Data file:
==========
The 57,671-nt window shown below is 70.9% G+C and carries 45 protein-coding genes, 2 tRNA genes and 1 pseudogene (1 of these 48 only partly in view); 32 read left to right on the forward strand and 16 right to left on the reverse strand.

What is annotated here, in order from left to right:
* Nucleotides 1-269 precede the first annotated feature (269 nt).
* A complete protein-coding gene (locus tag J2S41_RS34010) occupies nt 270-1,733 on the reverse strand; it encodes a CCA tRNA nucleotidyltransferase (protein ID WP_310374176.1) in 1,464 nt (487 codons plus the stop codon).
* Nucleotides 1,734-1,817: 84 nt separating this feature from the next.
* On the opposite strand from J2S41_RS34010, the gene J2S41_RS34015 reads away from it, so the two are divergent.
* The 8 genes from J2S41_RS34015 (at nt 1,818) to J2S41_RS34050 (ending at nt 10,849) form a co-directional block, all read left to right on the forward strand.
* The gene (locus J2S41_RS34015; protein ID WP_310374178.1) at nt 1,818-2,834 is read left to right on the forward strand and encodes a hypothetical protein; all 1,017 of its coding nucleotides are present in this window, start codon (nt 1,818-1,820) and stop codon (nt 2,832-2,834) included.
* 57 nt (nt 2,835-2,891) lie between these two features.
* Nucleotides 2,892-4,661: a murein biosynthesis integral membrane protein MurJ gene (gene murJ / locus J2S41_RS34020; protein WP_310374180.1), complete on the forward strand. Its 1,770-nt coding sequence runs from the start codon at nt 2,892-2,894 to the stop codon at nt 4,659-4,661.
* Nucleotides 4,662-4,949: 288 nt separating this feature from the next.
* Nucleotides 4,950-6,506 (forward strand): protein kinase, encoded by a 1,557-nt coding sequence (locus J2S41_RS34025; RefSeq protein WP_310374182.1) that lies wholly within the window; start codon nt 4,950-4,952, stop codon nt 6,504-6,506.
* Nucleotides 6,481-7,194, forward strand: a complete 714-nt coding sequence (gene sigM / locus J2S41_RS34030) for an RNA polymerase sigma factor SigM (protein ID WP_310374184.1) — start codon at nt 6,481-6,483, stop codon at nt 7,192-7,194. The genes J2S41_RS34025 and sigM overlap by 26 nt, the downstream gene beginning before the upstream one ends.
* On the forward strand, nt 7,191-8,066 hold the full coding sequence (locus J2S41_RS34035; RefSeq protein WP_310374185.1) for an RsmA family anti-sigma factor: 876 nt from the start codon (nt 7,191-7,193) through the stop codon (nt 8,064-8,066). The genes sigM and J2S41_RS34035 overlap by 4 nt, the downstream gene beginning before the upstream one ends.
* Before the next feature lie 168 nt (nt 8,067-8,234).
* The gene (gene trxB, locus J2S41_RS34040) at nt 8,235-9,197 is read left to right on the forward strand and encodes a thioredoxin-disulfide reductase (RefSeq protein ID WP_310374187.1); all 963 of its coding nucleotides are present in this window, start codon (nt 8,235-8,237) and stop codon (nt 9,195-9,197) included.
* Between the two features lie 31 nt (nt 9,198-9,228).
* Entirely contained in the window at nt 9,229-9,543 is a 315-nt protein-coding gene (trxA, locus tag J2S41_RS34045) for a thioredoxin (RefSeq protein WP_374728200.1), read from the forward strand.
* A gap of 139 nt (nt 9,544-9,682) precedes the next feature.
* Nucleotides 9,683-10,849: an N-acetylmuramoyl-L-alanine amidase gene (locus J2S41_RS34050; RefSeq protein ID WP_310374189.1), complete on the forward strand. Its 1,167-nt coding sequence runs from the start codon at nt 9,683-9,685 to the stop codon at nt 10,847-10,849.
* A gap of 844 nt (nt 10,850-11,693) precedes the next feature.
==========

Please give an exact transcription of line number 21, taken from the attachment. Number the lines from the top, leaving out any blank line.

* A gap of 844 nt (nt 10,850-11,693) precedes the next feature.